And for the language: This too depends on your line of work: in tourism English is great, in academic-environment everybody understands/speaks English to some degree. If you want to farm... well that depends on the region again. In eastern Germany English is not that common (with the persons who went to school through DDR-Time).

    As a group we tend to like Americans a lot. Also there is some regret, that we seem to not be able to just import the good stuff but also the bad stuff. And maybe we do disagree on army-matters. But on the howl we love you films, your books, your language, your credo of everybody can make it with hard work and/or good ideas (even so we start to believe, that it might not be so easy ;-))
    What I am saying here: if you are from America it tends to be much easier than if you are from say Turkey (I am not voicing my personal opinion here but a general tendency) and the higher your qualification the easyer to get a job and a permit. We tend to be a bit unfair in that regard but maybe it is understandable, because everybody with the permission to stay for good in Germany has axes to our social-system. Which means: Health-insurgence (and I MEAN insurgence here) and unemployment-money (no clue how this is called in English).

    So before telling you what to expect here you might want to tell a bit more about yourself?

    PS: I am German as some others around here too and some American-Forummembers live here. So you might get some insights if you want to.

    Ilkyway

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    Registered User vivelly's Avatar
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    I agree, though despite being a German Native, I have been away for too long to know the regulations. Its much easier to come here to NZ for your OE (Overseas Experience) get a 1 year work and holiday visa and pick up work as you go (mostly low paid jobs like fruit picking etc)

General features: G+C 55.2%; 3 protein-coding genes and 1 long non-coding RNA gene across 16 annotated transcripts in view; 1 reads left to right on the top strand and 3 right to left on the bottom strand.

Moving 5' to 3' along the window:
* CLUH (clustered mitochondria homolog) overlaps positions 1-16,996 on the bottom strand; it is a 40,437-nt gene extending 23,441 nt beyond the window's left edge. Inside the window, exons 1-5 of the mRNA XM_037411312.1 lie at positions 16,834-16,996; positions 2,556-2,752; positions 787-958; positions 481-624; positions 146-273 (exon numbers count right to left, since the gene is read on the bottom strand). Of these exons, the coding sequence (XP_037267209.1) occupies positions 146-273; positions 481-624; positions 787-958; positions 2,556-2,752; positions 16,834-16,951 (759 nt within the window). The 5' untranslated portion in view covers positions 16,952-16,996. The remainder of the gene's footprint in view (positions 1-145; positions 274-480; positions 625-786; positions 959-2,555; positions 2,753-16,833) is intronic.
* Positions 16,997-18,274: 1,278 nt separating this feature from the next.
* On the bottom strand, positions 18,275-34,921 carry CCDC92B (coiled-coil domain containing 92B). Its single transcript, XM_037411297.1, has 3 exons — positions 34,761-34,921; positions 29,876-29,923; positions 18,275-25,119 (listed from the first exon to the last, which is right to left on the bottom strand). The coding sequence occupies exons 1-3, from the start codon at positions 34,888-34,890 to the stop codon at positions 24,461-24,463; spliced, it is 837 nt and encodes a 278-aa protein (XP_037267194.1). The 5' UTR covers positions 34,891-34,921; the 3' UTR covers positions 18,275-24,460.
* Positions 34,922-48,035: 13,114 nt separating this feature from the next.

In Germany its not so easy.
    I dont know your profession, but could you apply for american companies or companies dealing with America in Germany? That would maybe higher your chances of getting a good job?
    I agree with Frank II that your familiy over there could help finding you something and sort the visa out from there for you.

    Germany is beautiful...what I most miss is all the history, the castles, the medieval town centres ...here in NZ something that is 150 Years old is stone age old.
    The feeling you get walking through narrow streets that are hundreds of years old is unique, you dont get that here (but of course in America you do but I think its different...I dont know I have never been in the States)
    You can travel Europe freely and its just beautiful, France, Spain, Italy...all the lovely places...but everything is very expensive.
    North Germany is totally different from the South...The North with its windmills and islands and North Sea beaches and the South with the mountains close by..the Alps. The West is different from the East (at least when I was last there)..the East is very beautiful and original with so many old buildings.

    Better go...before I get homesick.

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    Registered User vivelly's Avatar
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    As Ilkyway said...everyone gets health insurance through the State..half is paid by employer and half by yourself. If you are not employed you get Unemployment Benefit, but that has been cut a lot and its not easy, but without being in the tax system you are not health insured. (correct me if I am wrong Ilkyway)
    With your uncle being in the US Army they might have their own system. Best to talk to him and advise you. But dont go uninsured..if something does happen you are in trouble.